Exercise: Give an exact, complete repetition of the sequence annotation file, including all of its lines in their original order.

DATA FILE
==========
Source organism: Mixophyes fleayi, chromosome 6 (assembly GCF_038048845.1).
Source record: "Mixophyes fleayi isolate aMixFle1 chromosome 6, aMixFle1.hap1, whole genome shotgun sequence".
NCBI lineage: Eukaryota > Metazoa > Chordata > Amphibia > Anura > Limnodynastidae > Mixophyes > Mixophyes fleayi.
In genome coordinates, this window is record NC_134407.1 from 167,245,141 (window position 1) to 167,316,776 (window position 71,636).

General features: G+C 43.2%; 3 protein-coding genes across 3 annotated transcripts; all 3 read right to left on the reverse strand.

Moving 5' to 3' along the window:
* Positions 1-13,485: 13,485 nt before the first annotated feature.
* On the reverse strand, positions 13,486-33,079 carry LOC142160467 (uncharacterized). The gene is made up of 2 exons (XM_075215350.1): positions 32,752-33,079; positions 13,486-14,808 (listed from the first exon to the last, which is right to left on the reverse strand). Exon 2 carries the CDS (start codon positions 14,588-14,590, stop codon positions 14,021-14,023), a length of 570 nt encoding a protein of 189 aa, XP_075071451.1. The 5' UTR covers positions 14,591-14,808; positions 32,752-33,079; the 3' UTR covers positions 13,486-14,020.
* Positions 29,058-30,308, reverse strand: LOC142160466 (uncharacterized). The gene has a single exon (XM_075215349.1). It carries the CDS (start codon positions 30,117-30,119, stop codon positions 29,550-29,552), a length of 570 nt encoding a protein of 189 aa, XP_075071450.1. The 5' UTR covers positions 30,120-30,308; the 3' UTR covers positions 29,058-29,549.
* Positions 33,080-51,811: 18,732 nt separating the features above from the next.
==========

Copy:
Source organism: Mixophyes fleayi, chromosome 6 (assembly GCF_038048845.1).
Source record: "Mixophyes fleayi isolate aMixFle1 chromosome 6, aMixFle1.hap1, whole genome shotgun sequence".
NCBI lineage: Eukaryota > Metazoa > Chordata > Amphibia > Anura > Limnodynastidae > Mixophyes > Mixophyes fleayi.
In genome coordinates, this window is record NC_134407.1 from 167,245,141 (window position 1) to 167,316,776 (window position 71,636).

General features: G+C 43.2%; 3 protein-coding genes across 3 annotated transcripts; all 3 read right to left on the reverse strand.

Moving 5' to 3' along the window:
* Positions 1-13,485: 13,485 nt before the first annotated feature.
* On the reverse strand, positions 13,486-33,079 carry LOC142160467 (uncharacterized). The gene is made up of 2 exons (XM_075215350.1): positions 32,752-33,079; positions 13,486-14,808 (listed from the first exon to the last, which is right to left on the reverse strand). Exon 2 carries the CDS (start codon positions 14,588-14,590, stop codon positions 14,021-14,023), a length of 570 nt encoding a protein of 189 aa, XP_075071451.1. The 5' UTR covers positions 14,591-14,808; positions 32,752-33,079; the 3' UTR covers positions 13,486-14,020.
* Positions 29,058-30,308, reverse strand: LOC142160466 (uncharacterized). The gene has a single exon (XM_075215349.1). It carries the CDS (start codon positions 30,117-30,119, stop codon positions 29,550-29,552), a length of 570 nt encoding a protein of 189 aa, XP_075071450.1. The 5' UTR covers positions 30,120-30,308; the 3' UTR covers positions 29,058-29,549.
* Positions 33,080-51,811: 18,732 nt separating the features above from the next.